Chinese postpartum traditions

My postpartum is finally over! In China, the postpartum period is called yuezi 月子 and it lasts 30 or 42 days, depending on who you ask. The tradition says that this is a very delicate moment in the life of a woman and she basically cannot do anything at all apart from staying in bed, feeding the baby and eating some particularly nutritious foods.

The new mum surrounded by her mum, mother in law and aunties, who say: You cannot shower, leave the bed, touch cold water, wash your hair, be exposed to the wind or cut your nails.


The most important rule of the Chinese postpartum is that you have to avoid cold at all costs. This means you cannot shower, wash your hair, brush your teeth, open the window or turn on the air con, eat cold things (and cold does not necessarily mean low temperature, but “cold” as per traditional Chinese medicine)… I don’t even want to imagine how that poor lady and her room would smell after one month.

The mum/mother in law says: “Stop! During the postpartum you cannot take a shower or wash your hair, otherwise you will have headaches when you are old!”. And the text below the arrow says: “Hair so oily that you can fry food in it”.


To stay warm during the postpartum, Chinese women say bye bye to normal clothes and wear some “pretty” pyjamas and “stylish” hats which are special for this time. It doesn’t matter if you gave birth in the middle of the summer, you still need to be covered from head to toe to avoid getting all kind of pains in your old age, mostly in your joints. Yes, my dear ladies: old people have pains not because they are old and their bodies have been used for decades, but because one day at 2 weeks postpartum they opened the window and some cold air that got inside their joints is now back 40 years later in the form of arthritis. Ergo, old men cannot possibly have joint pain and they are all lying.

Newest outfits for the spring-summer season of 2018. The hat is available in two versions: “fishmonger” (pictured above) and “head injury” (below). Get yours before they are sold out!

The other day we went to the hospital for the 6 weeks check up and I saw a couple of young women dressed like this. I wanted to take a picture but I’m too shy.


Food is also very important during the postpartum. As I mentioned in a previous post, there are even special food delivery services that prepare postpartum meals (and in case you were wondering, no, they are not cheap). The key dish in the postpartum diet is chicken soup, pig trotters soup, fish soup… as they are supposed to help you produce more milk. You also have to drink brown sugar diluted in water, as it is marketed as high in iron and good for women (I can think of many things that are way higher in iron, no need to drink sugar water, especially when you cannot brush your teeth). Some people eat something like 6 eggs a day because they are very nutritious. In some places they even have a special postpartum wine, because everybody knows you have to drink alcohol when you are breastfeeding. Hey, maybe this way the baby will sleep through the night!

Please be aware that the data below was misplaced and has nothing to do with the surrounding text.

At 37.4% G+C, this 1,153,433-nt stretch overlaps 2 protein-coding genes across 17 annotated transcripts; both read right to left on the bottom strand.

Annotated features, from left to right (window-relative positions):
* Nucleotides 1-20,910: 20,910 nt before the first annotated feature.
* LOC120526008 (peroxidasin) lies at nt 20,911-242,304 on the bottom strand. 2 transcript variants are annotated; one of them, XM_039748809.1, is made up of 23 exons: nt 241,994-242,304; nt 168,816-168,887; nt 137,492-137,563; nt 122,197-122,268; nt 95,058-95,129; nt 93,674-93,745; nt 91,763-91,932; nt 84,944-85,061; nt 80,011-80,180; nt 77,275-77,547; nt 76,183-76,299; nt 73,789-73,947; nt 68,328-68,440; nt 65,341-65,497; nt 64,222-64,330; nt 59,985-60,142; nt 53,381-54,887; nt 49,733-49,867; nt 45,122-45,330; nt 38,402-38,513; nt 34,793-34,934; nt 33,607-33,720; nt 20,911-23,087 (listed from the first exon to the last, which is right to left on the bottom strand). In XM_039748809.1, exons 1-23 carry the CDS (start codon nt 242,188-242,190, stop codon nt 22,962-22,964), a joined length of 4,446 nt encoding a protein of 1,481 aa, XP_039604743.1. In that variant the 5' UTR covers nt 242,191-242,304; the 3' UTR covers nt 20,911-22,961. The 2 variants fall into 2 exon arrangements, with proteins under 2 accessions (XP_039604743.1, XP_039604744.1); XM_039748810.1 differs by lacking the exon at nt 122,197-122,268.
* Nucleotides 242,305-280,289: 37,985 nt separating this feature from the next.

During my postpartum I have paid special attention to all these rules and I made a great effort to break them all, just to prove that absolutely nothing happens. Some old ladies say I will regret it when I am old, but others just say that “foreign women are stronger and don’t need to sit the month, but Chinese women must do it”. I took a shower and washed my hair the day after giving birth and the doctor approved of it (many Chinese doctors are trying to stop people following these old rules, as some women have even died of heat stroke during postpartum). I left the hospital carrying my baby and a man in the elevator gave me the thumbs up and said I was very strong (the other new mums leaving that day were wearing the horrid pyjamas and looking half dead while their babies were carried by their mums/MILs/nurses). I ate fruit and even ice cream. I wore shorts (gasp! I exposed my knees to the cold September wind!) and sandals without socks (the horror! I will regret it when I’m 40, which in China is the start of old age!). And I didn’t spend the whole month in bed, obviously.

However, there is something that I like about the Chinese postpartum traditions: the notion that the new mum has to rest and the rest of the family have to take care of her. No need to try to prove you are superwoman, juggling a new baby while you do house chores! C. spent his two weeks of paternity leave changing diapers, taking care of the baby’s umbilical stump, bathing and dressing him… His mum was also here, cooking, cleaning and washing the clothes. My only task was to rest, recover and feed the baby, so I am a very relaxed new mum!


Had you ever heard of the Chinese postpartum traditions? Would you follow them?